--mode test \
--outname cowc_15cm \
--label_map_path /simrdwn2/data/class_labels_car.pbtxt \
--train_model_path train_yolt2_dense_cowc_2019_04_16_12-06-38 \
--testims_dir /local_data/simrdwn2/test_images/cowc/Utah_AGRC \
--test_presliced_list test__data_slices_utah_cowc_2019_04_17_01-17-09/test_splitims_input_files.txt \
--weight_file ave_dense_544_final.weights \
--yolt_cfg_file ave_dense_544.cfg \
--n_test_output_plots 4 \
--edge_buffer_test 1 \
--plot_thresh_str 0.15 \
--batch_size 4 \
--min_retain_prob 0.03 \
--show_labels 1 \
--alpha_scaling 1

# YOLT3
python /simrdwn2/core/simrdwn.py \
--framework yolt3 \
--mode test \
--outname cowc_15cm \
--label_map_path /simrdwn2/data/class_labels_car.pbtxt \
--train_model_path train_yolt3_dense_cowc_2019_04_12_19-37-06 \
--testims_dir /local_data/simrdwn2/test_images/cowc/Utah_AGRC \
--test_presliced_list test__data_slices_utah_cowc_2019_04_17_01-17-09/test_splitims_input_files.txt \
--weight_file yolov3_544_final.weights \
--yolt_cfg_file yolov3_544.cfg \
--boxes_per_grid 9 \
--n_test_output_plots 4 \
--edge_buffer_test 1 \
--plot_thresh_str 0.15 \
--batch_size 4 \
--min_retain_prob 0.03 \
--show_labels 1 \
--alpha_scaling 1
  • yolt_cfg_file = Configuration file used to to train YOLT2/3
  • boxes_per_grid = Defaults to 5 for YOLT2, and needs to be 9 for YOLT3

Detection time is comparable, at 112 seconds for YOLT2, and 108 seconds for YOLT3. Figure 3 displays outputs of both YOLT2 and YOLT3.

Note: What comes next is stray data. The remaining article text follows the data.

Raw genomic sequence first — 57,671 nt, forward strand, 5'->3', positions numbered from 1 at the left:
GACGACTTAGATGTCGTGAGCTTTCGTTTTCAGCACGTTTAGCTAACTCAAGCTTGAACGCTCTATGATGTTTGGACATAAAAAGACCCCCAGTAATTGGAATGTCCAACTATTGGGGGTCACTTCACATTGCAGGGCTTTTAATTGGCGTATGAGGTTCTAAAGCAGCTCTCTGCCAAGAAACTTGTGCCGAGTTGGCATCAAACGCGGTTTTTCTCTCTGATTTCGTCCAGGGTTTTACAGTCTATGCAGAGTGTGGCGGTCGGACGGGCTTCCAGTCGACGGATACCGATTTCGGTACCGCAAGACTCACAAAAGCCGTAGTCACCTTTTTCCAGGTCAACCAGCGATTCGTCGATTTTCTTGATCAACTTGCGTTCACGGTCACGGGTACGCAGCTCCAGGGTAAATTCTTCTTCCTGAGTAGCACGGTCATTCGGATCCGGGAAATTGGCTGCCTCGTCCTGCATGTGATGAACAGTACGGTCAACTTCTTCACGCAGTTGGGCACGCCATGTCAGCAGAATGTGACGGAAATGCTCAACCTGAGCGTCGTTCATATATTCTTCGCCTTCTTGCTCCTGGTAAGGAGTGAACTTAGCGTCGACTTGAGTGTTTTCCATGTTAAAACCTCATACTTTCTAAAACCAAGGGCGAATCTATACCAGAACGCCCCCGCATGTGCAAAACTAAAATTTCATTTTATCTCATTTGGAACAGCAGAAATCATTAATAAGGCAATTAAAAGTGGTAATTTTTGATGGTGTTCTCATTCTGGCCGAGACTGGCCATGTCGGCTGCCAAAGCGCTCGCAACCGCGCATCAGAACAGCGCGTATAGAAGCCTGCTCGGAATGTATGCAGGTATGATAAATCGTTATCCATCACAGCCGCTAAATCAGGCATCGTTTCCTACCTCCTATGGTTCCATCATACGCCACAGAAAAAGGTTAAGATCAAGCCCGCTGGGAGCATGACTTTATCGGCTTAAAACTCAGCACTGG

Figure 3. Zoom of YOLT2 (top) and YOLT3 (bottom) test outputs.

Inspection of Figures 1–3 indicate that black cars are difficult for all models, an issue that could likely be alleviated with data augmentation and lengthier training. The YOLT models are significantly faster than SSD or Faster R-CNN, with slightly better performance as well (see our arXiv paper for rigorous metrics). The Appendix displays the same region for all models to allow a visual comparison.

3. Conclusions

In this post, we demonstrated how to run inference on overhead images of arbitrary size with the SIMRDWN framework. We showed that the YOLT2/3 models are somewhat faster than Faster R-CNN and SSD. In subsequent posts we will expand beyond visual outputs and show how to compute evaluation metrics for these models, as well as models trained on a diverse set of objects.

Appendix: Model Comparisons

The following images compare performance from Faster R-CNN, SSD, YOLT2, and YOLT3 over the same test region in Utah.

Faster R-CNN
SSD
YOLT2
YOLT3